2016 Music Lovers ~ Know the Score Lectures
Comprehensive in scope, these in-depth lectures during the Summer Festival involve highly regarded lecturers from the Northwest and guest artists, representing unique aspects of the classical music world. These lectures are rich in detail, reflecting the social and historical context of the composers and the repertoire of the concerts. The first lecture takes place on Lopez Island at the historic Port Stanley Schoolhouse, the morning of the August 4th Time for Three Chamber Music on Lopez Concert. All remaining lectures take place on Orcas Island at St. Francis Catholic Church, and each is augmented by a coveted visit to a concert rehearsal. Purchase a lecture ticket the same way you purchase a concert ticket. A limited number of seats may be sold at the door, depending on available space.
Lopez Island ~ Know the Score Lecture $25/students 18 and younger free
Thursday, August 4 – 10:30 am – 1:30 pm
Time for Three with Lecturer Lisa Bergman
Orcas Island ~ Know the Score Lectures $30/students 18 and younger free
Friday, August 5 , 9:00 am – 12:30 pm
Time for Three with Lecturer Lisa Bergman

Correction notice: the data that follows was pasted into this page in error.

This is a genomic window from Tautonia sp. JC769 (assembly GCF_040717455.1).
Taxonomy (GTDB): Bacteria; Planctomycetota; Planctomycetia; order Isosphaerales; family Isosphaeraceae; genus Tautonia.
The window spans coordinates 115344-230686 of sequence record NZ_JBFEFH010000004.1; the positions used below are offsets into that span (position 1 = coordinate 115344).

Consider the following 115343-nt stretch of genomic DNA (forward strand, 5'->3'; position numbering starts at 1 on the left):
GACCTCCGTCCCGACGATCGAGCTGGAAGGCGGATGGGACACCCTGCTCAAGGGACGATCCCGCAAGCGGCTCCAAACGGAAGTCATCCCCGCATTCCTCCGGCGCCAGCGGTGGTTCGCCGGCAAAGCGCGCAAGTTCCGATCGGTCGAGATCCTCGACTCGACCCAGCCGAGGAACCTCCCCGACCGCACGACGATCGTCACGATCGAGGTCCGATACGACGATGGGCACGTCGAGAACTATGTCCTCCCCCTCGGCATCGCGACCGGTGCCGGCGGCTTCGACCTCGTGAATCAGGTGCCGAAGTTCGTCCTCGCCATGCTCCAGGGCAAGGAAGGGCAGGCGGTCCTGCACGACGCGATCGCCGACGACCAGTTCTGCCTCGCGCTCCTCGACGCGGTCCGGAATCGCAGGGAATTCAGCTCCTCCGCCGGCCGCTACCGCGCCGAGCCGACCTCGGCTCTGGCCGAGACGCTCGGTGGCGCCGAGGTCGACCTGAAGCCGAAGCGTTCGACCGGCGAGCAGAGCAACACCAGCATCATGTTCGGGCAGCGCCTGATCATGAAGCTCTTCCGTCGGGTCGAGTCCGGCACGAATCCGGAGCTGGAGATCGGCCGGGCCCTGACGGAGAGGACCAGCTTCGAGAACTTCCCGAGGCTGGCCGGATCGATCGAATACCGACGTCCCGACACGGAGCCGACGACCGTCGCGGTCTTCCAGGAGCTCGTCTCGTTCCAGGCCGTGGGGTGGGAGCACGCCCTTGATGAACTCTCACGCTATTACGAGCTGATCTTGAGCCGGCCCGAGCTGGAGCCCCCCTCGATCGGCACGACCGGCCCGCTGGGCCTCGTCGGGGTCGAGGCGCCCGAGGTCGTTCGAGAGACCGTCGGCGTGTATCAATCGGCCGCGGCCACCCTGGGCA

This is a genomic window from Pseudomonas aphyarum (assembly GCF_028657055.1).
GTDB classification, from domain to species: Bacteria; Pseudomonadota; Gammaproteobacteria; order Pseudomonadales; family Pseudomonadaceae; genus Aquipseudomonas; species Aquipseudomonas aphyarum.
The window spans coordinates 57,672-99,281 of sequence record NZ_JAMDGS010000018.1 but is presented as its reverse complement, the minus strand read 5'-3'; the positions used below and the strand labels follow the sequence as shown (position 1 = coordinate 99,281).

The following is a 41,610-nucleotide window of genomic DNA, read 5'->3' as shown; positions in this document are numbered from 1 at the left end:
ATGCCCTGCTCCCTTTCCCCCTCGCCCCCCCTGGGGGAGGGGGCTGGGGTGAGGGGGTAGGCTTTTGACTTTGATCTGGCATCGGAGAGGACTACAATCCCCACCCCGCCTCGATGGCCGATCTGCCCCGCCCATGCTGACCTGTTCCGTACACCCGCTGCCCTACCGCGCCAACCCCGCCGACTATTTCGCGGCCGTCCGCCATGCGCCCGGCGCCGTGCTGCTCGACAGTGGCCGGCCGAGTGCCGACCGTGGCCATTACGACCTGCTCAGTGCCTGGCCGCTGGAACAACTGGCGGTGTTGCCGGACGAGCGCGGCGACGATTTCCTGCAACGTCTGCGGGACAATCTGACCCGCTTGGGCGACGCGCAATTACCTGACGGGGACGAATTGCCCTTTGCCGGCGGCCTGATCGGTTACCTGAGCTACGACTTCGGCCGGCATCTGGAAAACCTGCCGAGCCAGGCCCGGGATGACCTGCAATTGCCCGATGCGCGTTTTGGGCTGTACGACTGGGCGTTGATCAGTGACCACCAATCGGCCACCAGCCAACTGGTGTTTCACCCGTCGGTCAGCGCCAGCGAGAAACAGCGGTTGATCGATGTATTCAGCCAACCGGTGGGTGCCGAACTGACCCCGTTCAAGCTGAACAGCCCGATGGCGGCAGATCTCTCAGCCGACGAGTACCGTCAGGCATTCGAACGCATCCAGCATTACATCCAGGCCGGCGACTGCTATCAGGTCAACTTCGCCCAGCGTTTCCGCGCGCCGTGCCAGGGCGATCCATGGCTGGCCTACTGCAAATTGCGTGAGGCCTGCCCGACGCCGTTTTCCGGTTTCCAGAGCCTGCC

Lisa is Founder and Artistic Director of the Mostly Nordic Chamber Music Series and Executive Director of NOISE (Northwest Opera in Schools, Etcetera). She is a national Gracie Award-winning radio announcer on Classic KING-FM, appearing daily, streaming worldwide on the internet. Bergman served for seven years as the Executive Director and is the Classical Music Program Advisor of the Icicle Creek Center for the Arts in Leavenworth. Lisa is also a concert pianist specializing in the fields of collaborative piano and chamber music, and is a graduate of the Juilliard School, the State University of New York at Stony Brook and the University of Washington. She served as an Artist in Residence and member of the University of Washington Music Faculty (1989-1999), teaching in the fields of accompanying and opera coaching. As a recording artist her discography includes six chamber music CDs and one solo CD. She made her Carnegie Recital Hall debut in 1983. The Washington State Music Teachers Association cited her for “extraordinary service, outstanding musicianship, dedication and leadership which have significantly contributed to the development and growth of music education in the State of Washington.”